Gaps remain between the establishment and innovative groups, but the reality of life during the pandemic points to the shedding of old norms.

Preconceived notions about how best to sustain and grow Jewish life no longer hold. And there may well be more interest among establishment types in exploring the appeal of innovators.

The desire for personal connection, community and meaningful lives has only increased in the past year. The reliance on bricks and mortar, like synagogues and JCCs, is being reassessed. Geographic boundaries have disappeared, replaced by Zoom and similar technology, allowing people to take part in religious services and online classes virtually anywhere.

But Zoom has its limits in terms of building community. Offering virtual spaces is no substitute for in-person activities, said Rachel Berger, the director of Jewish Life and Learning at the Jewish Federation of Greater Philadelphia and a conference participant.

“You can keep your current participants engaged online, but it’s difficult to attract new people and build sustained relationships,” she said.

Communal professionals have learned the need for creative approaches, with an eye toward collaboration and shared services, and reevaluating the status quo.

“This year has taught us that every organization has to innovate,” Berger told me. “We have to keep our ear close to the ground to better know the audience.”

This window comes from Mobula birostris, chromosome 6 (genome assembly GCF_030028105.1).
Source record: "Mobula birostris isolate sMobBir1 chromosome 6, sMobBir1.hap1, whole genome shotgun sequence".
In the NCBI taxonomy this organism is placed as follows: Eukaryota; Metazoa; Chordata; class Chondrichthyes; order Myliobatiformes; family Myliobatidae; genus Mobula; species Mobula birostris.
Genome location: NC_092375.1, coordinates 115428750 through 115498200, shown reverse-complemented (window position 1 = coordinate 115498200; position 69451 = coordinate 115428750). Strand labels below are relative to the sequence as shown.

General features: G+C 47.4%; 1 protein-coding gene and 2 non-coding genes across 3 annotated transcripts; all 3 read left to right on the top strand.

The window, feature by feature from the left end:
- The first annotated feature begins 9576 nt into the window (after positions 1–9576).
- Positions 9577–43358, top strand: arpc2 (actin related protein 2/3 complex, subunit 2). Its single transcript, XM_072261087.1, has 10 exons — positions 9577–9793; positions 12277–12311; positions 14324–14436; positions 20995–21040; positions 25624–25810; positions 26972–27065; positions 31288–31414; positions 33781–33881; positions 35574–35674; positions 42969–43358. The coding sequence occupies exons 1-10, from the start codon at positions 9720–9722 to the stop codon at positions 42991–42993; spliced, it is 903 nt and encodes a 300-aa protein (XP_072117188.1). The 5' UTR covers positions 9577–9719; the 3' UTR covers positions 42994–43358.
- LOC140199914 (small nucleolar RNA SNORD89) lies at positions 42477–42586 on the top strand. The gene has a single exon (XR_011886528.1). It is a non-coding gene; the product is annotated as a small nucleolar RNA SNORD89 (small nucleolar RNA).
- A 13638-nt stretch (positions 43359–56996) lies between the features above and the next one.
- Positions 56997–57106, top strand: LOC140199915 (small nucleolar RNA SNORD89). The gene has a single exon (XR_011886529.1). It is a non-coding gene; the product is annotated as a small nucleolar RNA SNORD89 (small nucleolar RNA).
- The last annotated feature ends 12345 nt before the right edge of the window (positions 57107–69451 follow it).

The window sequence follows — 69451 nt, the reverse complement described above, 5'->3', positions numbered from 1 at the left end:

Some federation executives have expanded their sense of mission to include support for groups they see as outside the box and realize they may never reach.

Jeffrey Finkelstein, president and CEO of the Jewish Federation of Greater Pittsburgh, said his organization wants to “support people on their Jewish journeys,” including helping “young Jews find their connection to Judaism.”

That doesn’t necessarily mean only affiliating with a JCC or synagogue or giving to federation, he said.

“We can stick our heads in the sand or allow new start-ups to try to engage these young people because we are losing them,” Finkelstein said.

The Kenissa conference in March 2020 offered members, who tend to work in isolation from each other and mainstream communities, a chance to meet, network and share their experiences. (Courtesy of Kenissa)

But sensitive issues about politics, religion or equity can be flashpoints. An ongoing area of tension between progressive young Jews and legacy groups is Israel, particularly over the Palestinian issue. One observer called it “the third rail issue” between innovators and the Jewish establishment.

On its website, Kenissa includes an essay by one of its 2018 fellows, a community organizer with IfNotNow, a millennial group that often accuses the Jewish mainstream of complicity in the mistreatment of Palestinians by Israel. Becky Havivi calls the group’s founding “a refusal to let our generation’s relationship to Israel (and Palestine) be defined by a mainstream Jewish community.”

Serving as a Bridge

The Pittsburgh federation and Kohenet Keshira have a respectful relationship that includes some cooperation and some mutual wariness of closer ties. There was reticence from both sides on discussing specifics.